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Student Loan Debt – Who Can Afford a Mortgage Too?

Our nation is facing an overwhelming amount of student loan debt – estimated to be approximately $1 trillion – and it is having a serious impact on the economy.

While several markets are being affected, the housing market is feeling it the most. Recent college graduates, formerly one of the largest sources of new home buyers, are no longer rushing out to buy a house because they cannot afford a mortgage payment in addition to their student loan payment.

Student loan debt can prohibit a debtor from making large purchases

A study by the Cambridge Consumer Credit Index reveals that three-quarters of Americans with outstanding student loans say that their debt is large enough that it prohibits them from making major purchases. Not only is the amount of debt prohibitive, any student borrowers who fall behind on their loan payments face difficulty in obtaining credit, including mortgage loans and vehicle loans.

Economists have been predicting that the student loan debt load would negatively impact the economy nationwide. When it comes to mortgages, the credit standards for qualifying for a home loan were heightened in 2008. As a result, we are now seeing that first-time homebuyers between the ages of 25 and 34 are the smallest group of purchasers in the housing market in more than a decade.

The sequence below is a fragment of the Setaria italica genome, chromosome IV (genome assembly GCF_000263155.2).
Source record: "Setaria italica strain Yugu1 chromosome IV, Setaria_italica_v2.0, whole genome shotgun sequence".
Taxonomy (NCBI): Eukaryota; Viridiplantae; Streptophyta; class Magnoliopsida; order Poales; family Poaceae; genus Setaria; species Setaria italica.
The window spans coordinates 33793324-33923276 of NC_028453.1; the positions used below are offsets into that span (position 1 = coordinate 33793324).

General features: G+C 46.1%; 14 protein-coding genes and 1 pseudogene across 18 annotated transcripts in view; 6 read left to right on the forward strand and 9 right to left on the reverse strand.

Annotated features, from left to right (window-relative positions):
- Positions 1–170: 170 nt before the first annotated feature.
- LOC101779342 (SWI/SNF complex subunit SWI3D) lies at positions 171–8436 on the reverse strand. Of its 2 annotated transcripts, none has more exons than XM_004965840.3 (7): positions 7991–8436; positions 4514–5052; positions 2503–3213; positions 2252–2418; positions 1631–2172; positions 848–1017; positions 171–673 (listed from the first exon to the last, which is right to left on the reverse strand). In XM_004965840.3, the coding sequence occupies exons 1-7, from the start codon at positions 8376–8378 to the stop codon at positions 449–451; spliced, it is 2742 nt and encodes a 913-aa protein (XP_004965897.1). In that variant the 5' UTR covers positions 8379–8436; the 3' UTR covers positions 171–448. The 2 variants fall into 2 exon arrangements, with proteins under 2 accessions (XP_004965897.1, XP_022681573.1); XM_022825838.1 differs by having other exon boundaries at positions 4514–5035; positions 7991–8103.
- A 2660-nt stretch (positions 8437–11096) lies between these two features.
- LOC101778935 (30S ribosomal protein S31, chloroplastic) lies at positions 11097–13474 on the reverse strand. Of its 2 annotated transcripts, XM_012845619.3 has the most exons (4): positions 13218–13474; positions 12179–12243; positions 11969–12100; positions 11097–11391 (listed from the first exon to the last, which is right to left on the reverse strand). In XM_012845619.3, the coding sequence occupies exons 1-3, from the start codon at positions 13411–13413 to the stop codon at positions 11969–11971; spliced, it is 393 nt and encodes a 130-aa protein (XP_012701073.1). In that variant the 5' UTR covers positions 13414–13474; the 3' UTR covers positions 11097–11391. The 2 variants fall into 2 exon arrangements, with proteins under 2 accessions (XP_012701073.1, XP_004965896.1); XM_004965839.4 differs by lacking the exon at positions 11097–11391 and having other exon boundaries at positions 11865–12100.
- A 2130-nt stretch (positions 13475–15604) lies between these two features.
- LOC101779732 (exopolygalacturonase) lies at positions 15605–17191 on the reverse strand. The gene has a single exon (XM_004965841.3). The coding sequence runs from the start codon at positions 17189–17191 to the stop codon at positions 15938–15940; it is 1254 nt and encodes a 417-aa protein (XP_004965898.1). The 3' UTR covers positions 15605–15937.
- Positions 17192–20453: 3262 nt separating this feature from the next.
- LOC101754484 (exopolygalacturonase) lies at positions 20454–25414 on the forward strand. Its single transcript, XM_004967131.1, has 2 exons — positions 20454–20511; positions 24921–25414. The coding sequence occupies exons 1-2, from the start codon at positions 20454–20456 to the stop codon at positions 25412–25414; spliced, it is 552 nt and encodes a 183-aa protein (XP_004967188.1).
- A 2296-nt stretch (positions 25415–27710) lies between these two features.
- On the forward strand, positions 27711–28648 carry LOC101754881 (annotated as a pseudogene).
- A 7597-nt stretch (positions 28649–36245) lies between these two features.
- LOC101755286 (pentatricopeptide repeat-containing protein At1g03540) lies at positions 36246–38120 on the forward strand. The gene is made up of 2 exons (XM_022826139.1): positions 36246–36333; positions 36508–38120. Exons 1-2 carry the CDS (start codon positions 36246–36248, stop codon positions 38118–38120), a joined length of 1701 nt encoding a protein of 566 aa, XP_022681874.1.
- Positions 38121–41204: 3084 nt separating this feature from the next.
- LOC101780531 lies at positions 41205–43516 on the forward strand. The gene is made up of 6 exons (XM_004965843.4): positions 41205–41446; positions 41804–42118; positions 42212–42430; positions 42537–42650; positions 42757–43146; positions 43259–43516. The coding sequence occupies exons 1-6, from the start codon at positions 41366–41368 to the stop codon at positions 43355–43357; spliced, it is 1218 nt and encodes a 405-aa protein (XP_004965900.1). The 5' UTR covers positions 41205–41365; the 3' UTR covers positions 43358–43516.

If you are facing burdensome student loan debt, you have likely heard that it can be difficult (but not impossible!) to discharge this type of debt in a personal bankruptcy filing. However, that doesn’t mean that an individual Chapter 7, 11 or 13 case couldn’t help you manage your student loan payments. Whether you benefit from discharging other forms of debt or by reducing your monthly payment while your bankruptcy is pending, there are ways a bankruptcy could help.

We will write more on this topic in future blogs, but in the meantime, if you have questions regarding how a personal bankruptcy may provide you with assistance in managing your student loan debt, contact us for a free consultation.

The information on this blog or any blog is not intended as, and should not be taken as, legal advice.

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